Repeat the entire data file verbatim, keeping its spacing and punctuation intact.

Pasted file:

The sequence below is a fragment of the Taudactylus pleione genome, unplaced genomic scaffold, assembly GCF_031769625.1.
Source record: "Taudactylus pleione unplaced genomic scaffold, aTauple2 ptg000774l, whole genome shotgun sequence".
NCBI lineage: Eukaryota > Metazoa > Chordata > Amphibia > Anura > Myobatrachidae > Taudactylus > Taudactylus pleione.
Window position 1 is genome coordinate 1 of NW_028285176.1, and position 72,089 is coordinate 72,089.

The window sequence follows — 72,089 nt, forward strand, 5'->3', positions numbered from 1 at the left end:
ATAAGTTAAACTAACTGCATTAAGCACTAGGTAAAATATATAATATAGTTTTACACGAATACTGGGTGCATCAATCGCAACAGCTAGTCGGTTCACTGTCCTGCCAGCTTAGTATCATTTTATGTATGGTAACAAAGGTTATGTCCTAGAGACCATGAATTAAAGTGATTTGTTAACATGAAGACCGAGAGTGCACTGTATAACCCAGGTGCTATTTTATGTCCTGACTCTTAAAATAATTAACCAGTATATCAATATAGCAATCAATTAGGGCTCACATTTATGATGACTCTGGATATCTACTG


The sequence below is a fragment of the Taudactylus pleione genome, unplaced genomic scaffold, assembly GCF_031769625.1.
Source record: "Taudactylus pleione unplaced genomic scaffold, aTauple2 ptg000774l, whole genome shotgun sequence".
NCBI lineage: Eukaryota > Metazoa > Chordata > Amphibia > Anura > Myobatrachidae > Taudactylus > Taudactylus pleione.
Window position 1 is genome coordinate 1 of NW_028285176.1, and position 72,089 is coordinate 72,089.

The window sequence follows — 72,089 nt, forward strand, 5'->3', positions numbered from 1 at the left end:
ATAAGTTAAACTAACTGCATTAAGCACTAGGTAAAATATATAATATAGTTTTACACGAATACTGGGTGCATCAATCGCAACAGCTAGTCGGTTCACTGTCCTGCCAGCTTAGTATCATTTTATGTATGGTAACAAAGGTTATGTCCTAGAGACCATGAATTAAAGTGATTTGTTAACATGAAGACCGAGAGTGCACTGTATAACCCAGGTGCTATTTTATGTCCTGACTCTTAAAATAATTAACCAGTATATCAATATAGCAATCAATTAGGGCTCACATTTATGATGACTCTGGATATCTACTG